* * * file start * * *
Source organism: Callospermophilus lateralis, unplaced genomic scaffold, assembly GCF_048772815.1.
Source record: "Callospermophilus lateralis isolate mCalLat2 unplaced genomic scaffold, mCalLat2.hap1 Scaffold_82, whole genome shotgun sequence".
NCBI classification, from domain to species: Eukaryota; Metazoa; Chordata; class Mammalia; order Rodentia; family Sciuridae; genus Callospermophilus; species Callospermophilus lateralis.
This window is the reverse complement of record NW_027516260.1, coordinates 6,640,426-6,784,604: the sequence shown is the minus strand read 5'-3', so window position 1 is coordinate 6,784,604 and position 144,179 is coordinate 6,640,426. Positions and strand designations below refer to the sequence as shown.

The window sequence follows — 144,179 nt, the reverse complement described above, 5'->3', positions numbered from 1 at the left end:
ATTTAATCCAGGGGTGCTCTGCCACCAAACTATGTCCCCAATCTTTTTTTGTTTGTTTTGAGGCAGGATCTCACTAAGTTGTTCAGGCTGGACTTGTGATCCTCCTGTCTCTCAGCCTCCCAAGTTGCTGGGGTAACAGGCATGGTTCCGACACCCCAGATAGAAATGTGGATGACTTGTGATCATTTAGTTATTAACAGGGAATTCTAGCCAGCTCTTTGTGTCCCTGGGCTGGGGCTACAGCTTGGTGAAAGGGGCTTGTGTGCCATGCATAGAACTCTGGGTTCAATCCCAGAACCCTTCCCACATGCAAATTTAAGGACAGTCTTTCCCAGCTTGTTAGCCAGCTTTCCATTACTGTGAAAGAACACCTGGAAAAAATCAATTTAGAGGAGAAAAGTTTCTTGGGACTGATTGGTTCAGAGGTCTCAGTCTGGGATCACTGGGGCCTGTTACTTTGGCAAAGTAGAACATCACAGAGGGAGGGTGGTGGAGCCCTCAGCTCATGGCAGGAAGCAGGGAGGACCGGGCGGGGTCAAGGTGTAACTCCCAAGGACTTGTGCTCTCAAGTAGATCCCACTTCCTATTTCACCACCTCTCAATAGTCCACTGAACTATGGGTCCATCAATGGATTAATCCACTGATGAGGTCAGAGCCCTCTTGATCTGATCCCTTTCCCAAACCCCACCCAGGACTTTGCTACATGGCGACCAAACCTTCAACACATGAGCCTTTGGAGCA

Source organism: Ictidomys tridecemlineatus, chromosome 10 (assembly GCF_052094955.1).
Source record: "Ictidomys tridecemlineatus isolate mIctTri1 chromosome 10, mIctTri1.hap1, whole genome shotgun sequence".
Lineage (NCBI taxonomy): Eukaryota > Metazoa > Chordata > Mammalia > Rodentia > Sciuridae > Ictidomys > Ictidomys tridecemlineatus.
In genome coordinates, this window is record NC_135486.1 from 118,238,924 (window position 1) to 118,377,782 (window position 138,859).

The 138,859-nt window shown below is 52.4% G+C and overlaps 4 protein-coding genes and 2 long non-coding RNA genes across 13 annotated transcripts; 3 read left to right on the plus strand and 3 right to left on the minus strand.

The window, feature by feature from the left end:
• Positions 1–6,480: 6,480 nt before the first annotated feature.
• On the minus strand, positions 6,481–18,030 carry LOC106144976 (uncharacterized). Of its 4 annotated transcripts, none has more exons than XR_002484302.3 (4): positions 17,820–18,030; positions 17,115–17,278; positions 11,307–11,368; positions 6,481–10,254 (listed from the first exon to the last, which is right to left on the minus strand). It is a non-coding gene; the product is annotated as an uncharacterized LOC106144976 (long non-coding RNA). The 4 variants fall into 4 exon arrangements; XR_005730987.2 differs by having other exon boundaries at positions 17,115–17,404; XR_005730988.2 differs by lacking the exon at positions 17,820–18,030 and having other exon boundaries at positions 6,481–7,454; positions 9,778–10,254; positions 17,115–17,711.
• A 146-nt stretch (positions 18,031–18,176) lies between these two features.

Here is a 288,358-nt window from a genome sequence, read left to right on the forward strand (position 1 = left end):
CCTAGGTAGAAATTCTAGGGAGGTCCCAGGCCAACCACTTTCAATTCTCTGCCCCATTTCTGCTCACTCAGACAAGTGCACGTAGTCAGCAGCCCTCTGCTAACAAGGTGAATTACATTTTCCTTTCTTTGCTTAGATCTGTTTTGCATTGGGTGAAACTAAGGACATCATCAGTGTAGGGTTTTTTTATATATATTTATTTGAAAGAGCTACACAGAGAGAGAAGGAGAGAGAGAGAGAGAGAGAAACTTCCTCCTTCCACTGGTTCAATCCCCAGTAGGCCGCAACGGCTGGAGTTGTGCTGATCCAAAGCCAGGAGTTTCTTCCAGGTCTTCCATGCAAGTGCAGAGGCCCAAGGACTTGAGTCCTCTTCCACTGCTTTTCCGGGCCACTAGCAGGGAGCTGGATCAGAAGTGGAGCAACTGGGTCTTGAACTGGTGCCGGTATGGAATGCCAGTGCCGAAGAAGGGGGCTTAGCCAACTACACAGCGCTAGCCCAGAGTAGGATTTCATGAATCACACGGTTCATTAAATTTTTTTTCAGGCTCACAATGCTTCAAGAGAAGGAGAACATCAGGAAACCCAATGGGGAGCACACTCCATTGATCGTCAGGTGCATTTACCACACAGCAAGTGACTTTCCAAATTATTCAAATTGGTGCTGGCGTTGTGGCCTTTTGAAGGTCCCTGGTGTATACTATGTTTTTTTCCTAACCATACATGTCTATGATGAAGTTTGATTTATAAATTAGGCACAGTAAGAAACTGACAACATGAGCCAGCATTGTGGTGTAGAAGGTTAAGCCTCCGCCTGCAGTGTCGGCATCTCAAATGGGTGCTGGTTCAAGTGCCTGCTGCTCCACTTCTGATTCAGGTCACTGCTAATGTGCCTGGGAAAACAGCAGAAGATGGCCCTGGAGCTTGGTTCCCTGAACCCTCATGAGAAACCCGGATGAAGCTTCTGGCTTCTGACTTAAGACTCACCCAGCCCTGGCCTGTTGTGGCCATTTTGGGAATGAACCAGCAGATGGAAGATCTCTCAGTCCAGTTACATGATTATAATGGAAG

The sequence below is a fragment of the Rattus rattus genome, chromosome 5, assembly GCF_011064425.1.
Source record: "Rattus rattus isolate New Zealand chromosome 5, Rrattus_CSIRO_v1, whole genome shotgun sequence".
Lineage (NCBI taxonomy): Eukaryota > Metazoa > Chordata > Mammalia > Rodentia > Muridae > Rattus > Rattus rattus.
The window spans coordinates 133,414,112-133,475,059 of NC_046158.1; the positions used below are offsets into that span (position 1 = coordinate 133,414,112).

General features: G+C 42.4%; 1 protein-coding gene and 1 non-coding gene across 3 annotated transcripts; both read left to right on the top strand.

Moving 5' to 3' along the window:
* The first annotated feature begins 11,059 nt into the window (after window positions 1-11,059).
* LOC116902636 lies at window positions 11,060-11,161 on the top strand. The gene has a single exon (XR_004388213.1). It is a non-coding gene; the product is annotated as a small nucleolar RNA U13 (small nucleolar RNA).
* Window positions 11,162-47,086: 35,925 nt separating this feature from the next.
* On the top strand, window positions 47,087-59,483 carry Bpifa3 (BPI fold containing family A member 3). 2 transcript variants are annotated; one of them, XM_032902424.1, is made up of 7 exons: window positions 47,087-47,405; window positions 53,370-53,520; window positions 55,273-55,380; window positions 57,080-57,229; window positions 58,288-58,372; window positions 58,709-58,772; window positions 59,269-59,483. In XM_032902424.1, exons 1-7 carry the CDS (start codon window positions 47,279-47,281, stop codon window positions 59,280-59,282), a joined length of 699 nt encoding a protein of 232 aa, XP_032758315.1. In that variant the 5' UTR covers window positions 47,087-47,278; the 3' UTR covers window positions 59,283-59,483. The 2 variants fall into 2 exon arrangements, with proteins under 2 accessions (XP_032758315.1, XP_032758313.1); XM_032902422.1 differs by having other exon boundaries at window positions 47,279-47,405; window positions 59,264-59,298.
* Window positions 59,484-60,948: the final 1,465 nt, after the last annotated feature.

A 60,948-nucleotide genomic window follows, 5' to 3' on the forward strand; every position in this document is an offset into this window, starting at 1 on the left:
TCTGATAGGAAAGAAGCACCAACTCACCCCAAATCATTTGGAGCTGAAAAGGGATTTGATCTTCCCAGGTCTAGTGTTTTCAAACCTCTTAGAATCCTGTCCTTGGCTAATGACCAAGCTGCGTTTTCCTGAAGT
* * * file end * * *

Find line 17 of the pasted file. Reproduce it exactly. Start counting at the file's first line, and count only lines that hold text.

CCTAGGTAGAAATTCTAGGGAGGTCCCAGGCCAACCACTTTCAATTCTCTGCCCCATTTCTGCTCACTCAGACAAGTGCACGTAGTCAGCAGCCCTCTGCTAACAAGGTGAATTACATTTTCCTTTCTTTGCTTAGATCTGTTTTGCATTGGGTGAAACTAAGGACATCATCAGTGTAGGGTTTTTTTATATATATTTATTTGAAAGAGCTACACAGAGAGAGAAGGAGAGAGAGAGAGAGAGAGAAACTTCCTCCTTCCACTGGTTCAATCCCCAGTAGGCCGCAACGGCTGGAGTTGTGCTGATCCAAAGCCAGGAGTTTCTTCCAGGTCTTCCATGCAAGTGCAGAGGCCCAAGGACTTGAGTCCTCTTCCACTGCTTTTCCGGGCCACTAGCAGGGAGCTGGATCAGAAGTGGAGCAACTGGGTCTTGAACTGGTGCCGGTATGGAATGCCAGTGCCGAAGAAGGGGGCTTAGCCAACTACACAGCGCTAGCCCAGAGTAGGATTTCATGAATCACACGGTTCATTAAATTTTTTTTCAGGCTCACAATGCTTCAAGAGAAGGAGAACATCAGGAAACCCAATGGGGAGCACACTCCATTGATCGTCAGGTGCATTTACCACACAGCAAGTGACTTTCCAAATTATTCAAATTGGTGCTGGCGTTGTGGCCTTTTGAAGGTCCCTGGTGTATACTATGTTTTTTTCCTAACCATACATGTCTATGATGAAGTTTGATTTATAAATTAGGCACAGTAAGAAACTGACAACATGAGCCAGCATTGTGGTGTAGAAGGTTAAGCCTCCGCCTGCAGTGTCGGCATCTCAAATGGGTGCTGGTTCAAGTGCCTGCTGCTCCACTTCTGATTCAGGTCACTGCTAATGTGCCTGGGAAAACAGCAGAAGATGGCCCTGGAGCTTGGTTCCCTGAACCCTCATGAGAAACCCGGATGAAGCTTCTGGCTTCTGACTTAAGACTCACCCAGCCCTGGCCTGTTGTGGCCATTTTGGGAATGAACCAGCAGATGGAAGATCTCTCAGTCCAGTTACATGATTATAATGGAAG